“Israel to pressure Congress to thwart Iranian nuclear deal” ran the headline in the English-language print edition. Haaretz correspondent Barak Ravid quoted an unnamed senior Israeli official as saying that Israel “will lobby the U.S. Congress to pass legislation that would make it difficult, or even impossible, to approve a comprehensive deal with Iran.”

The brain refuses to believe what the eyes read: Israel will push Congress to pass a bill, Israel will lobby the Congress. It’s enough to imagine the reverse headline — America will push the Knesset to pass a bill — and the scandal it would ignite. But gods may do what cattle may not, and Israel may certainly do what America may not.

The most astonishing thing about the whole story is that the headline passed as if it never were: The distortion has become an accepted norm, the chutzpah correctness, the megalomania proportionality. Even wealthy Jews, first among them Sheldon Adelson, of course, pitched in: They are greasing the palms of congressional representatives with hundreds of millions of dollars, as revealed by The New York Times, so that they will vote against the agreement — and that too slides by in America, to hell with democracy or national interests.

The foreign ministers of all the world powers reached understandings with Iran, in advance of a final agreement. No country objected, save for Israel. Of course it has the right to disagree, to oppose, to fight, to try to persuade or change. But it has no right to undermine sovereign decisions. The United States, which knows a thing or two about undermining governments, should have been the first to recognize that a foreign state was trying to subvert its elected institutions.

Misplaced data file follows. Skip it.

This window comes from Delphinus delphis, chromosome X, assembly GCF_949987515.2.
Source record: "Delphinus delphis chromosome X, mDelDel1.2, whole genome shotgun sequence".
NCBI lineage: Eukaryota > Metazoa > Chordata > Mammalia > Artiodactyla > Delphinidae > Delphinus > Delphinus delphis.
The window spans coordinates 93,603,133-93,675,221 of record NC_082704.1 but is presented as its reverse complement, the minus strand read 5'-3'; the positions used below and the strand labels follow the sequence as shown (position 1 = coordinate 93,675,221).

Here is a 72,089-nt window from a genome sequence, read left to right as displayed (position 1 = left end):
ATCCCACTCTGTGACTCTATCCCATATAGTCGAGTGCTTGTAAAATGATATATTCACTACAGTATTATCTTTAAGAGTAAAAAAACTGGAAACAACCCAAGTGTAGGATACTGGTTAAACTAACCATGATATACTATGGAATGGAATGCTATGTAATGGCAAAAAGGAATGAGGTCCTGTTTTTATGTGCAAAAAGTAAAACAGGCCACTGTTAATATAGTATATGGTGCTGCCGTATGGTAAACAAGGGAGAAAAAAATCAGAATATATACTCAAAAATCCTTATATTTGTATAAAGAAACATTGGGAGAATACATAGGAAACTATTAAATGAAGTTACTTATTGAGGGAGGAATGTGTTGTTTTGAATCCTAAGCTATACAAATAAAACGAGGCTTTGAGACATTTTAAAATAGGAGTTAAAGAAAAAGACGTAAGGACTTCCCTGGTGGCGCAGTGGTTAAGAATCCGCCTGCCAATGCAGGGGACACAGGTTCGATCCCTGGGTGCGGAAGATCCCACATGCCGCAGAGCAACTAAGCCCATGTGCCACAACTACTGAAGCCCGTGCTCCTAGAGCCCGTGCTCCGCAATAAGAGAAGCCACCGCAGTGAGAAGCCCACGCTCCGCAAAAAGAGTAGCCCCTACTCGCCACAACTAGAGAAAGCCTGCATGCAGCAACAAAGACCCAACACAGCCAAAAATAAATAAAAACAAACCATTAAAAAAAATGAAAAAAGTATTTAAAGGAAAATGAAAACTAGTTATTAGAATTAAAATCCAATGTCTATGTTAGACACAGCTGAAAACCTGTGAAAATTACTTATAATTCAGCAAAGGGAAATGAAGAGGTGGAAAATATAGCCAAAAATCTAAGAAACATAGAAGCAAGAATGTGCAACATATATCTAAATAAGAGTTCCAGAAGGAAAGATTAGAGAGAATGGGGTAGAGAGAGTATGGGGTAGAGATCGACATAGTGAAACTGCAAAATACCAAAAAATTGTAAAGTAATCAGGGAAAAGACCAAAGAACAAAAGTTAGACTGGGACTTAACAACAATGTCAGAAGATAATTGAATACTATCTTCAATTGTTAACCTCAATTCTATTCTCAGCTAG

Israeli interference in Washington is not new, but Prime Minister Benjamin Netanyahu has brought it to unimaginable dimensions. Netanyahu? No. Sole responsibility lies with the enablers, U.S. elected officials. President Barack Obama, ostensibly the most powerful and influential man in the world, now looks like someone whose world has crashed around him: Israel opposes the agreement. In embarrassing interviews, he gives groveling a bad name. He promises Israel the sky, if only it will be satisfied. He is somber-faced, insulted by the insinuation that he would dare to criticize Israel. In a press conference after the agreement was reached, Obama breezily named the partner states — China, Russia, Germany, Britain and France — before moving on and then moved on to what was really important, Netanyahu’s position. Obama hasn’t learned a thing: After six years of carrots and sucking up that achieved nothing except for Israel’s persistent, blatant contempt for all his positions and requests, Obama steers the same course, while the only tack to take toward Israel is the opposite tack.

Israel hath roared, who will not fear? To Israeli ears, it might sound like proof of its might. But these fake or power-drunk thugs always come to a bad end: One day someone is bound to rip off their masks — and take revenge.